This article is from The Atlanta Jewish Times. To read the full article, click here.
Middle East politics are roiling the Emory University campus after fake “eviction notice” flyers were placed on doors of dorms and off-campus apartments as part of an annual pro-Palestinian student protest.
According to various sources, the flyers were posted on the dorm doors of Jewish and non-Jewish students. Flyers also were posted at the off-campus Emory Point apartments.
The flyers, which appeared on April 2, had been approved by a university office, Emory Residence Life, which later ordered them removed because they violated a policy against posting flyers on the doors without student consent.
A university spokeswoman said that multiple departments within the school continued to investigate the incident.
“I find it racist, anti-Semitic and absolutely offensive,” said Rabbi Russ Shulkes, executive director of Hillels of Georgia, told WSB-TV. Shulkes described the reactions he received from students as ranging “from anger to fear to security issues to how could Emory allow this to take place?”
An estimated 17 percent of Emory’s undergraduate students and 10 percent of its graduate students are Jewish, according to the Hillel International website.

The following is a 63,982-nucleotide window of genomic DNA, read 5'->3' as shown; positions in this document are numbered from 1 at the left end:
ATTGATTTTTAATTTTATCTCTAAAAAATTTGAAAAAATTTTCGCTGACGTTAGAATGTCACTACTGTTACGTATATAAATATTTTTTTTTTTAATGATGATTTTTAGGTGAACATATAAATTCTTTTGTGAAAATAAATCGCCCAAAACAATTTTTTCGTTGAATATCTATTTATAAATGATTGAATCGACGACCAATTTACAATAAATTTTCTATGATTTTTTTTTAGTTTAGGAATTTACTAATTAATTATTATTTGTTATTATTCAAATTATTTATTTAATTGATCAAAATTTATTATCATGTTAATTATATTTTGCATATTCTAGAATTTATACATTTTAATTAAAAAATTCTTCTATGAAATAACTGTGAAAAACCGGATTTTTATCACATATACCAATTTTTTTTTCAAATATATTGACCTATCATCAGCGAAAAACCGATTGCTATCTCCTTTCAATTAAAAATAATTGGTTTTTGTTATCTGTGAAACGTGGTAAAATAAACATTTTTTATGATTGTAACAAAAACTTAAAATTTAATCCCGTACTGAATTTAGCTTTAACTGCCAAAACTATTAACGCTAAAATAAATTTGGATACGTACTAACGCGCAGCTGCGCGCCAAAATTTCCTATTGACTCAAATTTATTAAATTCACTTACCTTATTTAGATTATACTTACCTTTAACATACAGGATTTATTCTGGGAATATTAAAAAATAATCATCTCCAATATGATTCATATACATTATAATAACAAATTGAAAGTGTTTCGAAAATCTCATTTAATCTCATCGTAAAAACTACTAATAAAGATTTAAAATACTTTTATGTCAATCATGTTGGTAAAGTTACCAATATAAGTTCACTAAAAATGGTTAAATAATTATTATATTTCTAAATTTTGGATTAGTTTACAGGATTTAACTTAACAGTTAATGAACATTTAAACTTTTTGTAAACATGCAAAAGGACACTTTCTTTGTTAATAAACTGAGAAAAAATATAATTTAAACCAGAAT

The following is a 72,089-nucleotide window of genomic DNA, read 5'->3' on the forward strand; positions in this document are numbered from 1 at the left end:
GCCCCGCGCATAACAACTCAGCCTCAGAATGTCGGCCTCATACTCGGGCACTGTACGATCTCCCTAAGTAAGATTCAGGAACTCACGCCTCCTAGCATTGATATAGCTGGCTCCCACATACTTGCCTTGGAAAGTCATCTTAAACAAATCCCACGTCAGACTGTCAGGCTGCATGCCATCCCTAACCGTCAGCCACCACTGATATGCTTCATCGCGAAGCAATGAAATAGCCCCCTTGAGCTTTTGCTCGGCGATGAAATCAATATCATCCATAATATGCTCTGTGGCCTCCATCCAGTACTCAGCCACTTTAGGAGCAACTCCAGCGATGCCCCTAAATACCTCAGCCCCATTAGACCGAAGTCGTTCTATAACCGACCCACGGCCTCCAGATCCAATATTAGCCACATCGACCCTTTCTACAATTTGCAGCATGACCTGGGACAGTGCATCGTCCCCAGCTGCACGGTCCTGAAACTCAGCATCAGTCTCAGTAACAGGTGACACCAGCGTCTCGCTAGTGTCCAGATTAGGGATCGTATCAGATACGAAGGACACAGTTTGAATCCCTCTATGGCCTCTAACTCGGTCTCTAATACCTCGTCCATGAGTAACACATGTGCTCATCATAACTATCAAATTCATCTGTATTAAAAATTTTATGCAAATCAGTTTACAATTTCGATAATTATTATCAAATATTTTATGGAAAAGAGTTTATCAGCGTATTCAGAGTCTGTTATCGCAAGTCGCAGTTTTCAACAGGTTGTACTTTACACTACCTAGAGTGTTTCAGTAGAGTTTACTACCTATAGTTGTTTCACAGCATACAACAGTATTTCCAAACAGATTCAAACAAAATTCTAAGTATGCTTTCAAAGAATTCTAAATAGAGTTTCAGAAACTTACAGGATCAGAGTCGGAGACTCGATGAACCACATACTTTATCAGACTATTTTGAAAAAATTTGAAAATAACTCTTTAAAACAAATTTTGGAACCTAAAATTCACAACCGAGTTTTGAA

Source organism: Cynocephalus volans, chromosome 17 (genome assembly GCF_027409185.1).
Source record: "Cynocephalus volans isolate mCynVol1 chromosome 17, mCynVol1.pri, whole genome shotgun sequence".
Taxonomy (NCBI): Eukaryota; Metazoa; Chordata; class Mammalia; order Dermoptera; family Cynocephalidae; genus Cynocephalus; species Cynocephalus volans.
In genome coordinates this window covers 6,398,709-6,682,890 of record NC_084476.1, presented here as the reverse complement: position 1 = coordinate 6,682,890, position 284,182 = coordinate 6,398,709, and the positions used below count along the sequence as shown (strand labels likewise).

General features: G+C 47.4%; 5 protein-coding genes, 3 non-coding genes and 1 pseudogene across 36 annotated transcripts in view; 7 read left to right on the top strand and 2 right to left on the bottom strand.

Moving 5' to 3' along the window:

“In reviewing this incident, we found no evidence that individual students or a particular group were targeted,” the university said in a statement issued April 3.
Screenshot from twitter of mock eviction notice posted on Emory students’ dorm room doors.
The official-looking notices, which stated that the dormitory would be demolished in three days, were posted by Emory Students for Justice in Palestine, as part of Israeli Apartheid Week. The group’s Facebook page says that it is “an organization dedicated to supporting a sustainable and just peace in the internationally recognized lands of Palestine.”
The flyers read: “Palestinian homes are destroyed as part of the state of Israel’s ongoing attempts to ethnically cleanse the region of its Arab inhabitants and maintain an exclusively ‘Jewish’ character of the state.”
A disclaimer at the bottom of the flyer advised that the warning was not real.
Similar flyers have been posted on dorm doors of other campuses in recent years.